“I want to speak to you alone,” he said to Lady Casterley.

Visibly, for perhaps the first time in her life, that indomitable little figure flinched. Lord Dennis drew Barbara away, but at the door he whispered:

“Stay here quietly, Babs; I don't like the look of this.”

Unnoticed, Barbara remained hovering.

The two voices, low, and so far off in the long white room, were uncannily distinct, emotion charging each word with preternatural power of penetration; and every movement of the speakers had to the girl's excited eyes a weird precision, as of little figures she had once seen at a Paris puppet show. She could hear Miltoun reproaching his grandmother in words terribly dry and bitter. She edged nearer and nearer, till, seeing that they paid no more heed to her than if she were an attendant statue, she had regained her position by the window.

Lady Casterley was speaking.

“I was not going to see you ruined before my eyes, Eustace. I did what I did at very great cost. I did my best for you.”

Barbara saw Miltoun's face transfigured by a dreadful smile—the smile of one defying his torturer with hate. Lady Casterley went on:

“Yes, you stand there looking like a devil. Hate me if you like—but don't betray us, moaning and moping because you can't have the moon. Put on your armour, and go down into the battle. Don't play the coward, boy!”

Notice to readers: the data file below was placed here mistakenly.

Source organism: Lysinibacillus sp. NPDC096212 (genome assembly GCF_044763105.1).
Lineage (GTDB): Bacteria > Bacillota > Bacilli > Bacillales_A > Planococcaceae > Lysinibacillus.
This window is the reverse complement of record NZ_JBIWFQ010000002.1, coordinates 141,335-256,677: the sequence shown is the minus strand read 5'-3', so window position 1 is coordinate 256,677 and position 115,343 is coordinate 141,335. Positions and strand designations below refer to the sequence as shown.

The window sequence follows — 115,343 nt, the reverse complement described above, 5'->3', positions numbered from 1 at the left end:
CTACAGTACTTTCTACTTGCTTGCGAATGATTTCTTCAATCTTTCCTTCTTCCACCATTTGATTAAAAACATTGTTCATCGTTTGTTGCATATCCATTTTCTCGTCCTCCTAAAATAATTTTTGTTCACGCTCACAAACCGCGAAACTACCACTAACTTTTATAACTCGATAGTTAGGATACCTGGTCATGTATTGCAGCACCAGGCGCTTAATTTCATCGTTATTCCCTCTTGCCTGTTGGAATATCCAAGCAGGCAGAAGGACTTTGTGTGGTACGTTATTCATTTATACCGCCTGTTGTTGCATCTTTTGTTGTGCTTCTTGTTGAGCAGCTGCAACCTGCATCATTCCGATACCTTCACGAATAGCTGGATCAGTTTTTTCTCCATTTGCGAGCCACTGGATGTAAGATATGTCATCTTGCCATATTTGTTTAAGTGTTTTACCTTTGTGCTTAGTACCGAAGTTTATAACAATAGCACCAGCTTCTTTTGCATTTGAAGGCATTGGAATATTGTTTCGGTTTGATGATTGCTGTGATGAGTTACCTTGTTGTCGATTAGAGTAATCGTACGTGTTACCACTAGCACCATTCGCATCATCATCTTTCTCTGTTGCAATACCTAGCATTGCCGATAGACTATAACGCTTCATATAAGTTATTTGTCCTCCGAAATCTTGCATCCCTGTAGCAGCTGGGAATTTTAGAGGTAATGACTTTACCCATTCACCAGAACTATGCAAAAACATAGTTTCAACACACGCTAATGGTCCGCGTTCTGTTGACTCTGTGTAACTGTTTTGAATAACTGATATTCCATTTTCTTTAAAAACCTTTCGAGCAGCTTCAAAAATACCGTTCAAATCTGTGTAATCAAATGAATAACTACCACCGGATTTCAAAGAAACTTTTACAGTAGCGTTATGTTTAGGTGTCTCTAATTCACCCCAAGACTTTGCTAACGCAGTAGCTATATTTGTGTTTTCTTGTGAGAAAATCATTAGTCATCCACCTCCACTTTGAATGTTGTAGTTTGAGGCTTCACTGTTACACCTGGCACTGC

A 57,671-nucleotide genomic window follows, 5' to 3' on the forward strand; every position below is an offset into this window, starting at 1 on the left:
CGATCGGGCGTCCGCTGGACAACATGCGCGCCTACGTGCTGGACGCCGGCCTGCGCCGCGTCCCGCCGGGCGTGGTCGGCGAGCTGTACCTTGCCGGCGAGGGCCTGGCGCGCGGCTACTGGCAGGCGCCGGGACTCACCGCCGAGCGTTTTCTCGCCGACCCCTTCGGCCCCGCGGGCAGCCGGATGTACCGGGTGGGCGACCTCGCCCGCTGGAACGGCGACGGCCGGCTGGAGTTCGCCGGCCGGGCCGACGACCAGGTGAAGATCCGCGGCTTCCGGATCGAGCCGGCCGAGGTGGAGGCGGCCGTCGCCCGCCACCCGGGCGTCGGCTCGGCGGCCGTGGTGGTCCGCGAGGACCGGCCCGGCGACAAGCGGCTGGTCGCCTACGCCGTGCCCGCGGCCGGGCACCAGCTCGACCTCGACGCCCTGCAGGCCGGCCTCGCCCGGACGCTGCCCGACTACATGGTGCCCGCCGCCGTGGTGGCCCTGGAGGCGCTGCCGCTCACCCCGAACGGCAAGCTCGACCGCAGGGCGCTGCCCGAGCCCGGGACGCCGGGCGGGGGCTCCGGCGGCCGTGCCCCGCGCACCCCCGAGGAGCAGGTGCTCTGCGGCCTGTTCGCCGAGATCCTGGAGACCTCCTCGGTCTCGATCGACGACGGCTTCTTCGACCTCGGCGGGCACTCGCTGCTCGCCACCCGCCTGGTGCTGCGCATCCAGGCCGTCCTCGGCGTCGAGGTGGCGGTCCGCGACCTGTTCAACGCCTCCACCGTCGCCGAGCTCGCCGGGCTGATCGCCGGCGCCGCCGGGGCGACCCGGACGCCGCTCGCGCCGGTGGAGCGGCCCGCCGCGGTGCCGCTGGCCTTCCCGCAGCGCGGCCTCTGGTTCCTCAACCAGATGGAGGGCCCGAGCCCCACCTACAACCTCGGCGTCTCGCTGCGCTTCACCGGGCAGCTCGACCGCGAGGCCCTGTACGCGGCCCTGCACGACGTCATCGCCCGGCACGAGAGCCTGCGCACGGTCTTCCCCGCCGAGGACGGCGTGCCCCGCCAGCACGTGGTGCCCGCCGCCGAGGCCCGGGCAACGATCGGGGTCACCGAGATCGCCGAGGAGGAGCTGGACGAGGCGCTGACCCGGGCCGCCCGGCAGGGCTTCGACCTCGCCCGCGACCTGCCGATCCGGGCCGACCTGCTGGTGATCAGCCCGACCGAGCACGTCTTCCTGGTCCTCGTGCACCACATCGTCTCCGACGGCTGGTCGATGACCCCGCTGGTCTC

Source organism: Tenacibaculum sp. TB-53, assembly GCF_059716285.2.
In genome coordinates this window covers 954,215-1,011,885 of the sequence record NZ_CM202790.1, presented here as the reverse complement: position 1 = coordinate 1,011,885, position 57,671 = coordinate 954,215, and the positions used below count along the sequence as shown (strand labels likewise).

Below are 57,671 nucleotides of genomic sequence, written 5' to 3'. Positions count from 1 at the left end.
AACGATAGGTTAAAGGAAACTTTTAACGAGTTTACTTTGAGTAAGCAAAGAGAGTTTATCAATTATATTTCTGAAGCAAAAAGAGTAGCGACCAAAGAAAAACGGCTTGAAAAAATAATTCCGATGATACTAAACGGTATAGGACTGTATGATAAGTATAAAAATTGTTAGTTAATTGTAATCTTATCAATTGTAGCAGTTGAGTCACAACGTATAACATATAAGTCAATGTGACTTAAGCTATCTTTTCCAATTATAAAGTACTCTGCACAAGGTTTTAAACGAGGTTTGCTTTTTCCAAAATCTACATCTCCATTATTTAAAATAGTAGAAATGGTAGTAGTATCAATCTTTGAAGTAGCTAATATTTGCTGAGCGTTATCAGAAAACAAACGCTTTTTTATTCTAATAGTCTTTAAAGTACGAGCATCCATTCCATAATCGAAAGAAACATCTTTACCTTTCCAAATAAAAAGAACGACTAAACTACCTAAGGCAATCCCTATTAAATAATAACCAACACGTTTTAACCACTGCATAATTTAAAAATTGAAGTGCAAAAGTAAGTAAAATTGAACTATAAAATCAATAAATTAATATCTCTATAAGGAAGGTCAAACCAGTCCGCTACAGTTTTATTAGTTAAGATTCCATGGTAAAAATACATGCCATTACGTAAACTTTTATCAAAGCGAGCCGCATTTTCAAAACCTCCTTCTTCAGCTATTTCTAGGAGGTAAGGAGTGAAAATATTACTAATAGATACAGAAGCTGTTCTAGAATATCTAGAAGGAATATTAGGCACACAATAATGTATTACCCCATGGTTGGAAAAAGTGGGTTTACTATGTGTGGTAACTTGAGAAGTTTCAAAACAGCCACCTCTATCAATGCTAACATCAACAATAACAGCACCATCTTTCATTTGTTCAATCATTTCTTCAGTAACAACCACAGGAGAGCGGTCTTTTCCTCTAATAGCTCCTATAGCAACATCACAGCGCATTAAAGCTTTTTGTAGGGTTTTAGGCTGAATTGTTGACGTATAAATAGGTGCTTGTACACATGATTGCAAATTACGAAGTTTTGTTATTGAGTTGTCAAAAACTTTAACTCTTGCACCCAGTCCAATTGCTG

Miltoun's answer cut like the lash of a whip.

“By God! Be silent!”

And weirdly, there was silence. It was not the brutality of the words, but the sight of force suddenly naked of all disguise—like a fierce dog let for a moment off its chain—which made Barbara utter a little dismayed sound. Lady Casterley had dropped into a chair, trembling. And without a look Miltoun passed her. If their grandmother had fallen dead, Barbara knew he would not have stopped to see. She ran forward, but the old woman waved her away.

“Go after him,” she said, “don't let him go alone.”

And infected by the fear in that wizened voice, Barbara flew.

She caught her brother as he was entering the taxi-cab in which he had come, and without a word slipped in beside him. The driver's face appeared at the window, but Miltoun only motioned with his head, as if to say: Anywhere, away from here!

The thought flashed through Barbara: “If only I can keep him in here with me!”

She leaned out, and said quietly:

“To Nettlefold, in Sussex—never mind your petrol—get more on the road. You can have what fare you like. Quick!”

The man hesitated, looked in her face, and said:

“Very well; miss. By Dorking, ain't it?”

Barbara nodded.